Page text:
Monday, December 9, 2013
(Continued from page 1)
Regarding the Portland pipeline, the federal agency has conducted two site-specific inspections, two system-wide inspections and six targeted inspections since 2006. It initiated and resolved five enforcement cases during the period, records show.
The issues raised seem relatively minor. For instance: PHMSA wasn't happy with the way the company was documenting its Liquid Integrity Management program, a federal rule which details how operators must identify and validate the condition of their pipelines. The agency also said the company's management program was inadequate because its procedures failed to include methods that measure effectiveness.
Damon Hill, a spokesman for PHMSA, said these deficiencies were based on reviewing written documents, not a field inspection.
Larry Wilson, the pipeline company's president, said the document was a result of a periodic and routine inspection of the management program, and was not related to spill prevention. After the pipeline company provided additional details about the program, the case was closed.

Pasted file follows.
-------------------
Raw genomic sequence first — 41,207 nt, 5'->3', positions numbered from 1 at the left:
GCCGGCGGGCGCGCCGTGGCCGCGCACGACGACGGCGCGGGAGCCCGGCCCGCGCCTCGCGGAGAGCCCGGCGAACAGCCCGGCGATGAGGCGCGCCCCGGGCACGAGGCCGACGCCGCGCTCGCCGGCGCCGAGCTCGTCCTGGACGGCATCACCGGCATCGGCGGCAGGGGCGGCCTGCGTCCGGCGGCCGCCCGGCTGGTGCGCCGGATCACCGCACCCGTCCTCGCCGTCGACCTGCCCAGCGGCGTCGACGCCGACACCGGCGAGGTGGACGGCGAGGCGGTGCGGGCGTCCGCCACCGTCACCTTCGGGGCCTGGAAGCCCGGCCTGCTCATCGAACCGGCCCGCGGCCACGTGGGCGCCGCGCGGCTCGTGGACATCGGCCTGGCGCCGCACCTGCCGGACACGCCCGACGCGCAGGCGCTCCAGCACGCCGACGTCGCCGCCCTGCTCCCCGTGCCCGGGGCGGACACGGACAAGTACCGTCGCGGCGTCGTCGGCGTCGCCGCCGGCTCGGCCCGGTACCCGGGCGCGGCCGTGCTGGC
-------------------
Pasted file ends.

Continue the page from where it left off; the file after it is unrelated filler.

Environmental activists, however, put little faith in these reviews, which they see as superficial.
"It would be foolhardy for the citizens of Maine to put a lot of trust in PHMSA to ensure actual pipeline safety and prevent a spill," said Dylan Voorhees, clean energy director of the Natural Resources Council of Maine. "They just aren't set up to do that. When the dangers of a spill grow as a result of tar sands, it becomes imperative that there be a fresh environmental review before any project goes forward."
Tux Turkel can be contacted at 791-6462 or